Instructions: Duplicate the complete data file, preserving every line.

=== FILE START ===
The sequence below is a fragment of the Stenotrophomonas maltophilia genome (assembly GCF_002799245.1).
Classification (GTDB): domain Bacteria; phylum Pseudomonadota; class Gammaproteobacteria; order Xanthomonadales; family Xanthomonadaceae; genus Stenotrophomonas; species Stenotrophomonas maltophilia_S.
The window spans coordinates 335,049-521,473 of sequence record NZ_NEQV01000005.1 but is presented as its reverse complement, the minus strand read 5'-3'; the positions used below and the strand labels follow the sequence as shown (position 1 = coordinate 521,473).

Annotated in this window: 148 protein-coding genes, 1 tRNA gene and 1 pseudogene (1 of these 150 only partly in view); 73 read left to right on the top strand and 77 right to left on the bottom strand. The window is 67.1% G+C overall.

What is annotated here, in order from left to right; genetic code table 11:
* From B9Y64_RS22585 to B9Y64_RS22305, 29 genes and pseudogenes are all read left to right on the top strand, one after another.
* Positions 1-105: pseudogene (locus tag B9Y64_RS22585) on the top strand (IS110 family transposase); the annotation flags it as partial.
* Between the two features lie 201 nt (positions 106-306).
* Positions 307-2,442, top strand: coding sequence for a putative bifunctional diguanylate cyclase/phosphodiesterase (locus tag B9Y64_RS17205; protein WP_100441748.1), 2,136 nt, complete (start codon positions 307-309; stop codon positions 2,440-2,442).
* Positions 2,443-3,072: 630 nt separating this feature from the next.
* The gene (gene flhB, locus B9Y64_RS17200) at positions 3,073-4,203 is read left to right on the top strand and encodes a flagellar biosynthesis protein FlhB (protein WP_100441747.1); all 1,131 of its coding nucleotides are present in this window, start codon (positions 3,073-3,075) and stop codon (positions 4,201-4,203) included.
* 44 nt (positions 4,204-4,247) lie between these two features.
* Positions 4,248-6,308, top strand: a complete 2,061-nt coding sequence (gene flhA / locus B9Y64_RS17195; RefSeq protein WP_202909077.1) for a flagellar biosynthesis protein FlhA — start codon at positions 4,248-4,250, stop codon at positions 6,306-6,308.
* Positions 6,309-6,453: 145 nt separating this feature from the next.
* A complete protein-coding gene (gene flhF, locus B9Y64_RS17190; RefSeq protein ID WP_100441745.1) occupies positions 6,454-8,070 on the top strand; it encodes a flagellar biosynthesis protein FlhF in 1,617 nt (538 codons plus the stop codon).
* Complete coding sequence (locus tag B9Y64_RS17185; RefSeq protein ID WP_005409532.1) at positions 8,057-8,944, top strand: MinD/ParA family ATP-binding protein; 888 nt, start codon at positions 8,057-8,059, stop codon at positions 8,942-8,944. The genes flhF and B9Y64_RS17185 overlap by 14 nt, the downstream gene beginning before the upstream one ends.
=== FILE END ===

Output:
The sequence below is a fragment of the Stenotrophomonas maltophilia genome (assembly GCF_002799245.1).
Classification (GTDB): domain Bacteria; phylum Pseudomonadota; class Gammaproteobacteria; order Xanthomonadales; family Xanthomonadaceae; genus Stenotrophomonas; species Stenotrophomonas maltophilia_S.
The window spans coordinates 335,049-521,473 of sequence record NZ_NEQV01000005.1 but is presented as its reverse complement, the minus strand read 5'-3'; the positions used below and the strand labels follow the sequence as shown (position 1 = coordinate 521,473).

Annotated in this window: 148 protein-coding genes, 1 tRNA gene and 1 pseudogene (1 of these 150 only partly in view); 73 read left to right on the top strand and 77 right to left on the bottom strand. The window is 67.1% G+C overall.

What is annotated here, in order from left to right; genetic code table 11:
* From B9Y64_RS22585 to B9Y64_RS22305, 29 genes and pseudogenes are all read left to right on the top strand, one after another.
* Positions 1-105: pseudogene (locus tag B9Y64_RS22585) on the top strand (IS110 family transposase); the annotation flags it as partial.
* Between the two features lie 201 nt (positions 106-306).
* Positions 307-2,442, top strand: coding sequence for a putative bifunctional diguanylate cyclase/phosphodiesterase (locus tag B9Y64_RS17205; protein WP_100441748.1), 2,136 nt, complete (start codon positions 307-309; stop codon positions 2,440-2,442).
* Positions 2,443-3,072: 630 nt separating this feature from the next.
* The gene (gene flhB, locus B9Y64_RS17200) at positions 3,073-4,203 is read left to right on the top strand and encodes a flagellar biosynthesis protein FlhB (protein WP_100441747.1); all 1,131 of its coding nucleotides are present in this window, start codon (positions 3,073-3,075) and stop codon (positions 4,201-4,203) included.
* 44 nt (positions 4,204-4,247) lie between these two features.
* Positions 4,248-6,308, top strand: a complete 2,061-nt coding sequence (gene flhA / locus B9Y64_RS17195; RefSeq protein WP_202909077.1) for a flagellar biosynthesis protein FlhA — start codon at positions 4,248-4,250, stop codon at positions 6,306-6,308.
* Positions 6,309-6,453: 145 nt separating this feature from the next.
* A complete protein-coding gene (gene flhF, locus B9Y64_RS17190; RefSeq protein ID WP_100441745.1) occupies positions 6,454-8,070 on the top strand; it encodes a flagellar biosynthesis protein FlhF in 1,617 nt (538 codons plus the stop codon).
* Complete coding sequence (locus tag B9Y64_RS17185; RefSeq protein ID WP_005409532.1) at positions 8,057-8,944, top strand: MinD/ParA family ATP-binding protein; 888 nt, start codon at positions 8,057-8,059, stop codon at positions 8,942-8,944. The genes flhF and B9Y64_RS17185 overlap by 14 nt, the downstream gene beginning before the upstream one ends.